The Cluster Experiment

Credit for Diagram ESA

The 16 July 2000 a Soyouz-Fregat launch vehicle provided by the French-Russian Starsem consortium lifted off with FM 6 Salsa and FM 7 Samba, the first pair of Cluster II satellites.
ESA's Cluster II mission, consists of four identical spacecraft flying in formation between 19000 and 119000 km above the Earth. There, they are studying  the planet's magnetic field and electric surroundings in three dimensions. In particular, they are looking at the effects of the solar wind, the hot wave energy produced by the Sun, which buffets Earth's protective magnetosphere.
This wind often breaks through the magnetosphere at the poles, producing auroras.
Cluster II will examine this and many other phenomena associated with the solar wind.


A joint ESA and NASA mission, Ulysses (named after the hero of Greek legend) is charting the unknown reaches of space above and below the poles of the sun.

Ulysses was launched by the Space Shuttle Discovery in October 1990. It headed out to Jupiter, arriving in February 1992 for the gravity-assisted manoeuvre that swung the craft into its unique solar orbit. It passed over the sun's south pole in 1994, and the north pole in 1995.

Exploring our star's environment is vital if scientists are to build a complete picture of the sun, how it works and its effect on the solar system. In particular, the satellite is studying the solar wind that blows non-stop from the sun and carves a huge bubble in space called the heliosphere.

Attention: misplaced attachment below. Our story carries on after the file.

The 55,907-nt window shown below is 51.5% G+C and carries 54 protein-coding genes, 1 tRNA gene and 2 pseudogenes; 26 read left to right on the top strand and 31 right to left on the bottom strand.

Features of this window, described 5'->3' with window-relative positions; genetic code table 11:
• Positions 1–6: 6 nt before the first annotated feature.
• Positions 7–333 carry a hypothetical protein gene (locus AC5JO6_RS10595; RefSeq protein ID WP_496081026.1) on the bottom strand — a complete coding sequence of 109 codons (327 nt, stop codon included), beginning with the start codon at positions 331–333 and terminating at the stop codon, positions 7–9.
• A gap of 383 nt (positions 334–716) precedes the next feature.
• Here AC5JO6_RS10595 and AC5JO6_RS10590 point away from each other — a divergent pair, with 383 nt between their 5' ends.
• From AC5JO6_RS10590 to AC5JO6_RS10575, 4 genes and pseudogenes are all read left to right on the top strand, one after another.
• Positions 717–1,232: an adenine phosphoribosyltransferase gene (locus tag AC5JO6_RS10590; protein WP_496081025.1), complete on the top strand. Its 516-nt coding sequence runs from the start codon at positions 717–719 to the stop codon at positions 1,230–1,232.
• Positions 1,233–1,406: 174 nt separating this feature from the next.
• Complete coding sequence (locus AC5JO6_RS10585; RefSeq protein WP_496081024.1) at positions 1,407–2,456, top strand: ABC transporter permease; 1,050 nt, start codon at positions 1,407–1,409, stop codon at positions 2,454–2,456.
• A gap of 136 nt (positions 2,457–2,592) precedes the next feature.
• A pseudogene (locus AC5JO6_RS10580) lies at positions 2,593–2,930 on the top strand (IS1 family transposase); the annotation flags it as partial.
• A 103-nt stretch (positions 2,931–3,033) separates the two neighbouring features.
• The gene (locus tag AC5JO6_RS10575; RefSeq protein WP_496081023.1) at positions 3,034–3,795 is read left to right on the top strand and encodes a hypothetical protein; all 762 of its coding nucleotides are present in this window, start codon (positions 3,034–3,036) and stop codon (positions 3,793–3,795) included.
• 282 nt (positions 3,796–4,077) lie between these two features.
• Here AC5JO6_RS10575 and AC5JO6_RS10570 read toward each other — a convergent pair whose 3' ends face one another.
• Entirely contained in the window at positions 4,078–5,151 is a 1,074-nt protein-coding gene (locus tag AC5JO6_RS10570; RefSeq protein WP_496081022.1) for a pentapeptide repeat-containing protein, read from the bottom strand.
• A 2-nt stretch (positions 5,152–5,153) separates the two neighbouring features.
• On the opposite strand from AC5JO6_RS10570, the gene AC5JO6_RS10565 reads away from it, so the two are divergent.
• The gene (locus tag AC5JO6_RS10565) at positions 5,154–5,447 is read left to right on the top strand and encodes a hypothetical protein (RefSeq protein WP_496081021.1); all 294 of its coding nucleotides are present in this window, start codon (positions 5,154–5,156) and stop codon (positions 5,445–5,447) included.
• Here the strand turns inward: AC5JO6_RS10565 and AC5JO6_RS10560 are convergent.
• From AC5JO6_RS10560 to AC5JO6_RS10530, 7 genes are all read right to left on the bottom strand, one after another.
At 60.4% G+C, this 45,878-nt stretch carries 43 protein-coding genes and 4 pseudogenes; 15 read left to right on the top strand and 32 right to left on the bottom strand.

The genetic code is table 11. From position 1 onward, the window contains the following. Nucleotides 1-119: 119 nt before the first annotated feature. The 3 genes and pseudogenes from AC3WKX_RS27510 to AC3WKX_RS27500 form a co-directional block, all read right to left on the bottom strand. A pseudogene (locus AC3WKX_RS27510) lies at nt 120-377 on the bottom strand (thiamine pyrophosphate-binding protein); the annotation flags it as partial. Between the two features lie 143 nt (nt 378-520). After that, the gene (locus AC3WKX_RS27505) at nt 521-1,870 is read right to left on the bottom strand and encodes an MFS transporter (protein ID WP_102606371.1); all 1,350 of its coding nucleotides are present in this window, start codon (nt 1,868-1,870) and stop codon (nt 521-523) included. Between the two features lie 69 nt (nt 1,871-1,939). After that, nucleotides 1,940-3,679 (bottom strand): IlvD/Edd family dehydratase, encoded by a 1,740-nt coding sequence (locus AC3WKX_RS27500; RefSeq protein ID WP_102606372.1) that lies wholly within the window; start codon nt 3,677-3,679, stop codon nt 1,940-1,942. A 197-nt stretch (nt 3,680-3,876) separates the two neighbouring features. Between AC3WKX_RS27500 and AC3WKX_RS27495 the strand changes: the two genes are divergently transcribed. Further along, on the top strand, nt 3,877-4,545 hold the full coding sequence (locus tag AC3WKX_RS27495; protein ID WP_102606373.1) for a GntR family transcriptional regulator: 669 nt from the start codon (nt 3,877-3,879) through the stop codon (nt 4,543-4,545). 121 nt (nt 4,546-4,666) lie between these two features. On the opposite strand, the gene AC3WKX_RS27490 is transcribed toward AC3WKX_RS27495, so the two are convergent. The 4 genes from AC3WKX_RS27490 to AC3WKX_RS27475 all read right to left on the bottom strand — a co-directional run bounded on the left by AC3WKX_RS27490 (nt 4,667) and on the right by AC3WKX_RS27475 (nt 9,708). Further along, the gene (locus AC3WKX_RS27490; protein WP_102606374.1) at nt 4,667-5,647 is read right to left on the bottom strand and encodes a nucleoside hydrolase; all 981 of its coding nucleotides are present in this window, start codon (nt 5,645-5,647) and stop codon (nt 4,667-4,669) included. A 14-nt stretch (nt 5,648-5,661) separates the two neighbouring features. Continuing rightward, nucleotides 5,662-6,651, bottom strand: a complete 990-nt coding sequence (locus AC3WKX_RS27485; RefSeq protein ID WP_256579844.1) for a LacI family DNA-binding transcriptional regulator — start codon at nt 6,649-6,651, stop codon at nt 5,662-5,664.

Ulysses is providing the first-ever map of the heliosphere from the equator to the poles.

Ulysses is equipped with a comprehensive range of scientific instruments. These are able to detect and measure solar wind ions and electrons, magnetic fields, energetic particles, cosmic rays, natural radio and plasma waves, cosmic dust, interstellar neutral gas, solar X-rays and cosmic gamma-ray bursts. This combination of experiments will help scientists understand the sun and its heliosphere, and perhaps the sun's influence on Earth's climate.











  Illustration  on the left Ulysses at Jupiter Credit ESA -Dave Hardy                 Illustration  on right Ulysses at the Sun Credit ESA


ESA's 370 kg Ulysses probe, launched in October 1990, continues to investigate the Sun and interplanetary space.


Ulysses Project  Scientist Dr Richard Marsden

Ulysses in ESTEC's Test Centre. Ulysses is a joint ESA mission with NASA studying the interplanetary medium and solar wind in the inner heliosphere beyond the Sun's equator for the first time. Its high-inclination solar orbit took it over the Sun's south pole in 1994 and then the north pole in 1995. It is now heading back towards the Sun for a second southern solar pass above 70 deg latitude during September 2000 to January 2001, and a similar northern passduring September to December 2001. [Image Date: 1989/11] [89.11.009-007]








Ulysses embarked on third set of polar passes  on 17 November 2006

On 17 November 2007 the joint ESA-NASA Ulysses mission reached another important milestone on its epic out-of-ecliptic journey: the start of the third passage over the Sun's south pole. Launched in 1990, the European-built spacecraft is engaged in the exploration of the heliosphere, the bubble in space blown out by the solar wind. Given the capricious nature of the Sun, this third visit revealed new and unexpected features of our star's environment.

The Heliosphere